A notable swipe against longtime Republican economic thinking has come from Sohrab Ahmari, a conservative who served as an editorial page writer for The Wall Street Journal and the opinion editor of The New York Post. The metamorphosis of his worldview is laid out in a recently published book: Tyranny, Inc.: How Private Power Crushed American Liberty -- and What to Do About It."

"I was writing editorials preaching the gospel of low taxes, free trade, et cetera," Mr. Ahmari said in an interview. But Mr. Trump's election inspired him to research how "American life in general for the lower rungs of the labor market is unbelievably precarious," he said, and his politics changed.

Mr. Ahmari recently endorsed a second term for Mr. Trump, but he has written that "while ferociously conservative on cultural issues," he is also "increasingly drawn to the economic policies of the left -- figures like Senators Elizabeth Warren or Bernie Sanders."

So maybe Pence is actually on to something, with his fighting words? If a former Wall Street Journal editorial page writer is now extolling lefty policies of the likes of Elizabeth Warren and Bernie Sanders, then maybe the GOP ground is shifting in a big way. Ahmari, later in the article, pointed out that the Republican establishment hadn't changed much -- it was still pretty conservative and not populist -- but that the GOP voters had. The Republican Party, after all, has been successfully poaching a lot of blue-collar workers and workers without college degrees from the Democratic ranks. Plus, Donald Trump did usher in a whole wave of voters who backed him who had not been engaged in politics before then. So the makeup of the Republican Party is definitely changing flavors, and the newer members have no problem with things that horrify traditional conservatives -- which mainly consists of ideas as to how to make life better for those at the lower end of the economic scale. In traditional conservative thinking, all these people had to do was "pull themselves up by the bootstraps," and if that didn't work, well, it was obviously their fault and their fault alone -- the government certainly didn't have anything to do with their failures.

Even some conservative thinkers who haven't quite made Ahmari's journey admit that things are changing:

Ms. [Inez] Stepman of the Claremont Institute says she is personally "more traditional right" than thinkers like Mr. Ahmari but agrees they are tapping into something real.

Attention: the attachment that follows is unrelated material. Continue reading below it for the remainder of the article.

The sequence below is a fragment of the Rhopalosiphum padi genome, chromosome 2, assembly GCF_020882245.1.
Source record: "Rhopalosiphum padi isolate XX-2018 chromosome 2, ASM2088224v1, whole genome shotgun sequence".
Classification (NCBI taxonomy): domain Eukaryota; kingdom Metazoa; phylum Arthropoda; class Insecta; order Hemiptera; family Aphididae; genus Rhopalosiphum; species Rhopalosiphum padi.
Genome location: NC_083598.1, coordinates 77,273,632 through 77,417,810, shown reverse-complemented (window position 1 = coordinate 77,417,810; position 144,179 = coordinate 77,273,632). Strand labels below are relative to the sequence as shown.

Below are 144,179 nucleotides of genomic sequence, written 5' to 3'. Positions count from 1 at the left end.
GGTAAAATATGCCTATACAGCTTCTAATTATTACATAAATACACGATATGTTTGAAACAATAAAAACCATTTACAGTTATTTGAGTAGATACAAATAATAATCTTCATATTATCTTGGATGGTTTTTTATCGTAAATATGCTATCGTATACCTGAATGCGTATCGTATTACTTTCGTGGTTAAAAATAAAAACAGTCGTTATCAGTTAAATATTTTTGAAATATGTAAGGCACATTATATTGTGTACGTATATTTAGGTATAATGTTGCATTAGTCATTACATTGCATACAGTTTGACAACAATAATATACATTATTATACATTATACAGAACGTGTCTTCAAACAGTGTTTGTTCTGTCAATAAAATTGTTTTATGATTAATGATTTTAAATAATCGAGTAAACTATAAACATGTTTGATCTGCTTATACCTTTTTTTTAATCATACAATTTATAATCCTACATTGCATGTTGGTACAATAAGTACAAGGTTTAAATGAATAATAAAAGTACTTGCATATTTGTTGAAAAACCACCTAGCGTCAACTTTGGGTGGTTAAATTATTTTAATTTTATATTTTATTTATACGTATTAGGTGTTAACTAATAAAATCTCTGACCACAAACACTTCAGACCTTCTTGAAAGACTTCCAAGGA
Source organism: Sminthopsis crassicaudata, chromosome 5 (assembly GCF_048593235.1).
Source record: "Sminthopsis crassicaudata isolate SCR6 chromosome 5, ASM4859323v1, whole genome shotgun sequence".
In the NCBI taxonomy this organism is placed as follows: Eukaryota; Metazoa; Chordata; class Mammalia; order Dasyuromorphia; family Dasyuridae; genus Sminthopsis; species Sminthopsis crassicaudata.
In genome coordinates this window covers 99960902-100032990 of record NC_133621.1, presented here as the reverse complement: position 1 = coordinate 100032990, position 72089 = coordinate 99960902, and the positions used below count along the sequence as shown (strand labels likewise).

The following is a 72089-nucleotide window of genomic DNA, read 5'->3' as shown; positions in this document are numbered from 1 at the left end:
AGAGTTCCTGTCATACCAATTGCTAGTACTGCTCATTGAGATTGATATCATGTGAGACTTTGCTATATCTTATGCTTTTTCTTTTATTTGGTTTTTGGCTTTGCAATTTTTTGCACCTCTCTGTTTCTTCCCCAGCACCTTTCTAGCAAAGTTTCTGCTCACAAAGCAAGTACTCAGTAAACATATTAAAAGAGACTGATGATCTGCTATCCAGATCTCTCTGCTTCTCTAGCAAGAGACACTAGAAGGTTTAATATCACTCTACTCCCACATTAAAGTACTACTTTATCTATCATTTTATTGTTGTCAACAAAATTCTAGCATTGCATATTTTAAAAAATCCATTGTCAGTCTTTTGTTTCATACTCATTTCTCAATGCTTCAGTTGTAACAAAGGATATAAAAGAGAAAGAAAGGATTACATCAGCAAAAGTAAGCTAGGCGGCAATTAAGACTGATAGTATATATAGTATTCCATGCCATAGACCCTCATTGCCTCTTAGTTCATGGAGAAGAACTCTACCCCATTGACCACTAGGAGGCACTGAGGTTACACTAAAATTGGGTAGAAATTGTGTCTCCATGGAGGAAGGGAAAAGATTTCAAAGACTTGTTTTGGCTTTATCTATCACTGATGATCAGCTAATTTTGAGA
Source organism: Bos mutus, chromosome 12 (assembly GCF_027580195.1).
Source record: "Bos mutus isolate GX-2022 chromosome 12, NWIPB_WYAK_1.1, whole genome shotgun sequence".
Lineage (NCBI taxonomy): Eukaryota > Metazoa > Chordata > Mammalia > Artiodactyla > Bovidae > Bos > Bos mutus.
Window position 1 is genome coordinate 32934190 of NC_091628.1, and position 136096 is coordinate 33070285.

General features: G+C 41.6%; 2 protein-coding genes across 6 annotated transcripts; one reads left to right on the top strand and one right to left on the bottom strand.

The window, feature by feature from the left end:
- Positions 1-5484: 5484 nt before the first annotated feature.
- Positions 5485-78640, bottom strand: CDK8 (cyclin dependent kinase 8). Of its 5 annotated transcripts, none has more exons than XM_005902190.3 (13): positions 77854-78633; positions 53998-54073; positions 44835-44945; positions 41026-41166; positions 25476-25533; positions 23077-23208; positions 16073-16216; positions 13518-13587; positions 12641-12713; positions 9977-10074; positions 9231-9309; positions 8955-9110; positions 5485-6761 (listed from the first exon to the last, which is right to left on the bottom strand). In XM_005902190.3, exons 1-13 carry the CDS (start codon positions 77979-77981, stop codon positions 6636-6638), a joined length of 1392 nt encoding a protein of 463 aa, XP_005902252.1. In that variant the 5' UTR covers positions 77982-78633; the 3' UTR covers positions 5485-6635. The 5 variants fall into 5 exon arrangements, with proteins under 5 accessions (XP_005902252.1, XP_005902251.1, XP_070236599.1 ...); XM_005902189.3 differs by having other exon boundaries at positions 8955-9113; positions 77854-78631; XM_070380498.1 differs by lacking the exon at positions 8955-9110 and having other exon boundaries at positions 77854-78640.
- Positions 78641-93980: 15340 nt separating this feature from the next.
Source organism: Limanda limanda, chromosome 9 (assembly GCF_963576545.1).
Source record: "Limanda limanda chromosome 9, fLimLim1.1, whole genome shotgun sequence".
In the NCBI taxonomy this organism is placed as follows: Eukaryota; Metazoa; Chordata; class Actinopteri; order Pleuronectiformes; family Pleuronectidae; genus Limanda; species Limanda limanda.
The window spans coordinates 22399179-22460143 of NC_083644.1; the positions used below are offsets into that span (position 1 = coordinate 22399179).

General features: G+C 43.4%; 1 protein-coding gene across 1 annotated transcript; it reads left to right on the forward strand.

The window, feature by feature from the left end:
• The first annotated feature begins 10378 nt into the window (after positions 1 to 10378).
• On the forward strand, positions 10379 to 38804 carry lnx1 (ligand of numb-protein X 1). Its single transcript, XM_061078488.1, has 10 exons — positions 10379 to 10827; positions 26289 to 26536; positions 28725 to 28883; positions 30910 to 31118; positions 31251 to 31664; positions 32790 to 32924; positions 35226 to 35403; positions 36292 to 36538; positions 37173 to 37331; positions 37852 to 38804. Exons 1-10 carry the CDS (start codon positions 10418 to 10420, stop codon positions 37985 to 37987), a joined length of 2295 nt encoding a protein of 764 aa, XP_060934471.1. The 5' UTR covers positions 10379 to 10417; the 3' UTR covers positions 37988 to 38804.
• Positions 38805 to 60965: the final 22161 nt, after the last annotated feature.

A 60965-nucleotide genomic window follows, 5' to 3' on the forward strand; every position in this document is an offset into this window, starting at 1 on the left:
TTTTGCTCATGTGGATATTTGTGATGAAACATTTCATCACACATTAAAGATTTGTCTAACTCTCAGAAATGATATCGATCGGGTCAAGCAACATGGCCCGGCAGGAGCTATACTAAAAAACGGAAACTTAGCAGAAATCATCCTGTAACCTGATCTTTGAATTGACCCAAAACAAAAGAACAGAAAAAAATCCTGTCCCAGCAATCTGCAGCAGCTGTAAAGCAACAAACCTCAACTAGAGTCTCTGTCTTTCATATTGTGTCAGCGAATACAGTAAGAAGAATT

"There is a very underserved part of the political spectrum that is genuinely left of center on economic issues, right of center on cultural issues," she said, pointing to issues including immigration, gun laws, education, gender norms and more.

These are the voters Republicans relentlessly target with "social war" issues, counting on their disagreement with Democrats on these things to allow them to overlook the fact that the Republican Party doesn't promise them anything in the economic sphere. Such wedge issues have worked wonders for the party in the past few decades, but now it seems the new Republican base is demanding more GOP attention to their pocketbooks as well.

Mike Pence may well be copying King Canute, resolutely commanding the tides to obey his royal wishes and turn back. This is a polite and literary way of saying the fight Pence is picking may already be over -- he and his brand of conservatism may have already lost to the populist forces Trump has unleashed. And Pence is fishing around for issues where he can stand out from the field, so this was probably a natural move for him (he already has been making similar arguments, but he's never devoted a full speech to it before).

This could prove to be a healthy development for not just the Republican Party but for American politics at large, if things shake out the right way. Imagine Joe Biden beating Donald Trump (again) for the presidency next year. Would the Trump personality cult finally decide it is time to move on? If so, perhaps some Republicans in Washington would realize that their own voters were calling for some of the things proposed by the likes of Warren or Sanders. Perhaps some true bipartisan legislating would happen, with the result being some very popular policies being enacted (free preschool, perhaps?) -- with plenty of Republicans voting for it. OK, admittedly, that's a best-case scenario, but if the base of the GOP does actually start demanding the party pay some attention to blue-collar and lower-income workers, it could wind up moving the party in a very positive direction.

Of course, Mike Pence would be horrified to see it, but then again you can't have everything.

-- Chris Weigant


Follow Chris on Twitter: @ChrisWeigant